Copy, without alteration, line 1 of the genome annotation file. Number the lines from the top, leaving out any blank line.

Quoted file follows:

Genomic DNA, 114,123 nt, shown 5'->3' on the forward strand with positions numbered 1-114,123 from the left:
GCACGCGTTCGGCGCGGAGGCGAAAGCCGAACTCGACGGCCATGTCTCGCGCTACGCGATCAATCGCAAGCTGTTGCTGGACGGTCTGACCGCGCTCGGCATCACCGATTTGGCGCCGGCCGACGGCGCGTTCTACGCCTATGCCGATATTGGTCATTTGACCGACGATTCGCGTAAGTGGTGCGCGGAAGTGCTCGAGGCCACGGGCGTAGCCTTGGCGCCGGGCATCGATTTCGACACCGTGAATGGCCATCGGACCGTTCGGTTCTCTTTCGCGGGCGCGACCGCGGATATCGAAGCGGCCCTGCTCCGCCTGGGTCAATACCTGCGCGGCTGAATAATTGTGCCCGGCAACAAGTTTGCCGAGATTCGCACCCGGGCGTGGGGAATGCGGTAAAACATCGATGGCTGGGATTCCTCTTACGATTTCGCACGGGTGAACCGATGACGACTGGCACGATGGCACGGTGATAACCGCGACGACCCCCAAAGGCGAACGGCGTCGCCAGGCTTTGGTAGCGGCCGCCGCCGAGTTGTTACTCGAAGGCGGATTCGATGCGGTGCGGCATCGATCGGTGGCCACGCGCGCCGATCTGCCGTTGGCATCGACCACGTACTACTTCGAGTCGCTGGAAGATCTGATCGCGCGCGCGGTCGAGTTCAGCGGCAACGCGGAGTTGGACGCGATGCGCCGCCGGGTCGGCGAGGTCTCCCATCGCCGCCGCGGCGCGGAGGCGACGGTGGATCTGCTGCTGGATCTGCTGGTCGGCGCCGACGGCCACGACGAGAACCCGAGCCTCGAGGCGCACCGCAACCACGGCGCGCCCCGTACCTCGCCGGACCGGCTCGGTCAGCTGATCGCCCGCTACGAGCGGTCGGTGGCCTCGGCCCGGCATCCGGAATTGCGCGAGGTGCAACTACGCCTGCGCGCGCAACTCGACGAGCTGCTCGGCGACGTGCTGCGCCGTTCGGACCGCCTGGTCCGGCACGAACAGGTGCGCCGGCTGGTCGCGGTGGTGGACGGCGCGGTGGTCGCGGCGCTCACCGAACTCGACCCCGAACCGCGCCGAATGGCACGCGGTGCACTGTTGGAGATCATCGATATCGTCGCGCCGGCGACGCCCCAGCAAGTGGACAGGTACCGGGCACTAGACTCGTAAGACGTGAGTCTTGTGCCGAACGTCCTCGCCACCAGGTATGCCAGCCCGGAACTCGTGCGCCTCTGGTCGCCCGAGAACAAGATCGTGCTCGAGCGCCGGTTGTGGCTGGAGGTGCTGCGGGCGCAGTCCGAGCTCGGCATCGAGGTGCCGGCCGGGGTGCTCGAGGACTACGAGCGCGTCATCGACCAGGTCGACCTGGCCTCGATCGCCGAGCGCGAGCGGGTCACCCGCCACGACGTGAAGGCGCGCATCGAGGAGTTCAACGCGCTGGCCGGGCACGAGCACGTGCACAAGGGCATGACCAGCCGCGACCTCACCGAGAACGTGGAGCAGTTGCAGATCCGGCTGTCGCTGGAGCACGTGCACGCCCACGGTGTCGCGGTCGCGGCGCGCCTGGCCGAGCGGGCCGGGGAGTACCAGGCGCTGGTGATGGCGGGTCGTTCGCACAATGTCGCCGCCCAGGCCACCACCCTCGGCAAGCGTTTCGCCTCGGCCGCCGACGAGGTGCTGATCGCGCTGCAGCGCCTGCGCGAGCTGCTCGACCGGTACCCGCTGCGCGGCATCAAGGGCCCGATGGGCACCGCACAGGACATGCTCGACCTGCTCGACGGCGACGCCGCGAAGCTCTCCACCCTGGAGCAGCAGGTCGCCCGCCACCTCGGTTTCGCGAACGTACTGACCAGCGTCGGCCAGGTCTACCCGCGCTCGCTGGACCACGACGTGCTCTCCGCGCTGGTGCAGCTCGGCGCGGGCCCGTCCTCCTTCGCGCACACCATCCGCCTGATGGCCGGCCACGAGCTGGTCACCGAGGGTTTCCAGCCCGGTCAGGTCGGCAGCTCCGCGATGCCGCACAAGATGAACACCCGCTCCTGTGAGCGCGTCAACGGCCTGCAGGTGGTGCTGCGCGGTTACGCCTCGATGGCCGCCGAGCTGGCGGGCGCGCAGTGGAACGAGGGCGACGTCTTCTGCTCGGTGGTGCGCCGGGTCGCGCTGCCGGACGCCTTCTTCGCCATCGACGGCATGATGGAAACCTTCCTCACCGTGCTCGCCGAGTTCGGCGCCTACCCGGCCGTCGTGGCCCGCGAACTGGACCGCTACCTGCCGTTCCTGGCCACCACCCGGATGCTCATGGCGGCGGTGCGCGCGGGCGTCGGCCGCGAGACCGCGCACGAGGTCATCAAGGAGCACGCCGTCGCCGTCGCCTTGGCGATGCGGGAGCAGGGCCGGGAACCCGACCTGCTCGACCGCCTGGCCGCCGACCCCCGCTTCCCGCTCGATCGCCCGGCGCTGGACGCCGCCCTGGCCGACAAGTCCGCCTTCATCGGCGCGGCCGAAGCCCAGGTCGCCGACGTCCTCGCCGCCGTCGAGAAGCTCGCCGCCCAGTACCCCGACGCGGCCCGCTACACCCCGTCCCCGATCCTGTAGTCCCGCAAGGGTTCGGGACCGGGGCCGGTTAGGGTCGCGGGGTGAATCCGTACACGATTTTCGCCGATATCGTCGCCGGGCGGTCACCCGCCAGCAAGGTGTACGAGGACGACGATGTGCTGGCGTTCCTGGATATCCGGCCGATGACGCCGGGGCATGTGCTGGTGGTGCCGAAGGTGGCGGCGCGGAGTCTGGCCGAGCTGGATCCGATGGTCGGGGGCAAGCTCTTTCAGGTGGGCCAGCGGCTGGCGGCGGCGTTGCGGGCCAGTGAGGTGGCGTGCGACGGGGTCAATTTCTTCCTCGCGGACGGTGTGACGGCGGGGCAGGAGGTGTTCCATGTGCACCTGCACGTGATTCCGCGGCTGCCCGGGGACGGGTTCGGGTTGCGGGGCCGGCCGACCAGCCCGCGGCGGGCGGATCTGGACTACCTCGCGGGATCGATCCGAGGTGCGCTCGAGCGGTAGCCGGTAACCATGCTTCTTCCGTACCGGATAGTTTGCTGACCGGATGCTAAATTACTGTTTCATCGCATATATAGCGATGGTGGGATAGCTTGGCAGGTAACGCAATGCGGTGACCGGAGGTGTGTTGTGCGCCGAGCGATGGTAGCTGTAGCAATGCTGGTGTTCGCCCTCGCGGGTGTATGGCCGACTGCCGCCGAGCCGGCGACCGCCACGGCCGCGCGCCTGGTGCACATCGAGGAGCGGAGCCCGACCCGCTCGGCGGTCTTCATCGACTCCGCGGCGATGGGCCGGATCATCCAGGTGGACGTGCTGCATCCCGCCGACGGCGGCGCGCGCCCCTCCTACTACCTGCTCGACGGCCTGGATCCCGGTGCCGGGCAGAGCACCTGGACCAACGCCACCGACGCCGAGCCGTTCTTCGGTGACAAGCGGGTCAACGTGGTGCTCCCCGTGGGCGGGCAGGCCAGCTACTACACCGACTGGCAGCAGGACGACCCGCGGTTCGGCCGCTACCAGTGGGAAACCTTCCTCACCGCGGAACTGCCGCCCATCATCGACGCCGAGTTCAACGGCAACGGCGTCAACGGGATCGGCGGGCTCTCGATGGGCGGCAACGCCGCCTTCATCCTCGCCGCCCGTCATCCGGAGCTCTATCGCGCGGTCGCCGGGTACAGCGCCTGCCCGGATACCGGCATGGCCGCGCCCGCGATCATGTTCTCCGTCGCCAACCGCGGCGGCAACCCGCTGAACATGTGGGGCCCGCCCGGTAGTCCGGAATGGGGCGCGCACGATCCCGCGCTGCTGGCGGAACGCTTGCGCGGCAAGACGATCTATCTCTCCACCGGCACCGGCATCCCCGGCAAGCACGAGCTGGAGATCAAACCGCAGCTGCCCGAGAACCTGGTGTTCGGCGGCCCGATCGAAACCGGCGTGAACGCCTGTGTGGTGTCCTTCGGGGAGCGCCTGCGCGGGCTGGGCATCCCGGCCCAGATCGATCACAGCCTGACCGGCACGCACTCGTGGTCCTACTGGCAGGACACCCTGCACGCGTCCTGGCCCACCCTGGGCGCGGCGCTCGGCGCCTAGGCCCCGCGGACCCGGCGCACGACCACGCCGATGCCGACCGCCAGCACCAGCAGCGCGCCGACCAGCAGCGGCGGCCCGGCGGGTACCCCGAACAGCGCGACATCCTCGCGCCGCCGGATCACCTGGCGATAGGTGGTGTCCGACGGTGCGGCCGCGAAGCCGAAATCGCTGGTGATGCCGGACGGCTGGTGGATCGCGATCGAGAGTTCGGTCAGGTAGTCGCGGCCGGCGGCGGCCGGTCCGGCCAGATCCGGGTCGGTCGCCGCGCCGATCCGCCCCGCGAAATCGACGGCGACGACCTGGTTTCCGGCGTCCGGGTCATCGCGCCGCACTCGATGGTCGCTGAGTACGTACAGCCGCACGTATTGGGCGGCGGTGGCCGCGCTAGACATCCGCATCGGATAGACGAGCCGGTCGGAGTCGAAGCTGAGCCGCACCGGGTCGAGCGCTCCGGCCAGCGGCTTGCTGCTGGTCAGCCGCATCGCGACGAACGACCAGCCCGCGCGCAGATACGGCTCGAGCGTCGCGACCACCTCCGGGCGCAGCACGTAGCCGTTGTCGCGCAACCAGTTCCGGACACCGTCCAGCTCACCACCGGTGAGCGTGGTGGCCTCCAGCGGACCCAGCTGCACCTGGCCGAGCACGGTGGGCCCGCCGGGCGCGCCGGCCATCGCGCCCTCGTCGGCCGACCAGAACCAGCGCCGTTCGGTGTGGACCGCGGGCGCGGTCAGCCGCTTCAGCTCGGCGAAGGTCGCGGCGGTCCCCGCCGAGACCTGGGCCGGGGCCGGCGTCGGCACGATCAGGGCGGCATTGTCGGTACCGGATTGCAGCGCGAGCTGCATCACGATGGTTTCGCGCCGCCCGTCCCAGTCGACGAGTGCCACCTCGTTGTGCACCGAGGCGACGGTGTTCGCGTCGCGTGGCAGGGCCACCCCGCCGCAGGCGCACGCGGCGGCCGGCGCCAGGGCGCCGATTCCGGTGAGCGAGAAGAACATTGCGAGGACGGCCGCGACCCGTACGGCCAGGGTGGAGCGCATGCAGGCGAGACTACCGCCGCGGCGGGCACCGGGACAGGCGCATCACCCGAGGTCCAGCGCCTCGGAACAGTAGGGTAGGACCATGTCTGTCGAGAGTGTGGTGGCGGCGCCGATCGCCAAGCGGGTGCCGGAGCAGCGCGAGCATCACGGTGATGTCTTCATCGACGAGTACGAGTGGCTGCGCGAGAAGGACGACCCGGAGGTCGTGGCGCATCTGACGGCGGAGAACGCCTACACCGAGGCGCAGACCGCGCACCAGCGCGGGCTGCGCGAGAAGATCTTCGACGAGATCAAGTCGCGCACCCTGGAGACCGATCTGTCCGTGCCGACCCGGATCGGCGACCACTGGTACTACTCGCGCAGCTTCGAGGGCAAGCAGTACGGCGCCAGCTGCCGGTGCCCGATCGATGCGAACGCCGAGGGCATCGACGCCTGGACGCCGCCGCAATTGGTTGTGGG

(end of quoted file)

Genomic DNA, 114,123 nt, shown 5'->3' on the forward strand with positions numbered 1-114,123 from the left: